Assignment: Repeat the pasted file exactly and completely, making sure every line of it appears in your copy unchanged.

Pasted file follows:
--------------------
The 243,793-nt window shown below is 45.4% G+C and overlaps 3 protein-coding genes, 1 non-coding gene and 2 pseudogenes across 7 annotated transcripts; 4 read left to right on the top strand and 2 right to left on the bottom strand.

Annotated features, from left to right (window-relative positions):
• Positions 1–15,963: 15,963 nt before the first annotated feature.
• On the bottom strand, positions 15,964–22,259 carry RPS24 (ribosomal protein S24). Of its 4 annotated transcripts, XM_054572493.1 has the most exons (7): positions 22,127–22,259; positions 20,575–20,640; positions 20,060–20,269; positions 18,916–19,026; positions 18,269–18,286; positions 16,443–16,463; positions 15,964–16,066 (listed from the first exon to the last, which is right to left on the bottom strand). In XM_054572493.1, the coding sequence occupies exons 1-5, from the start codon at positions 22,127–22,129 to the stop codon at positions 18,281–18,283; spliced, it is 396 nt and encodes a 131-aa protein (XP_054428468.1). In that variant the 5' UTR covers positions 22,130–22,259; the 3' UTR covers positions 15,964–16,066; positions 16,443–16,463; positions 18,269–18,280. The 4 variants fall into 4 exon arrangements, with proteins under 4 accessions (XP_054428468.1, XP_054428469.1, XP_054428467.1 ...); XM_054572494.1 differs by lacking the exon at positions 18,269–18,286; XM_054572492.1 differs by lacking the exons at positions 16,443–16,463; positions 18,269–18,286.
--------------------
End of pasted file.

The 243,793-nt window shown below is 45.4% G+C and overlaps 3 protein-coding genes, 1 non-coding gene and 2 pseudogenes across 7 annotated transcripts; 4 read left to right on the top strand and 2 right to left on the bottom strand.

Annotated features, from left to right (window-relative positions):
• Positions 1–15,963: 15,963 nt before the first annotated feature.
• On the bottom strand, positions 15,964–22,259 carry RPS24 (ribosomal protein S24). Of its 4 annotated transcripts, XM_054572493.1 has the most exons (7): positions 22,127–22,259; positions 20,575–20,640; positions 20,060–20,269; positions 18,916–19,026; positions 18,269–18,286; positions 16,443–16,463; positions 15,964–16,066 (listed from the first exon to the last, which is right to left on the bottom strand). In XM_054572493.1, the coding sequence occupies exons 1-5, from the start codon at positions 22,127–22,129 to the stop codon at positions 18,281–18,283; spliced, it is 396 nt and encodes a 131-aa protein (XP_054428468.1). In that variant the 5' UTR covers positions 22,130–22,259; the 3' UTR covers positions 15,964–16,066; positions 16,443–16,463; positions 18,269–18,280. The 4 variants fall into 4 exon arrangements, with proteins under 4 accessions (XP_054428468.1, XP_054428469.1, XP_054428467.1 ...); XM_054572494.1 differs by lacking the exon at positions 18,269–18,286; XM_054572492.1 differs by lacking the exons at positions 16,443–16,463; positions 18,269–18,286.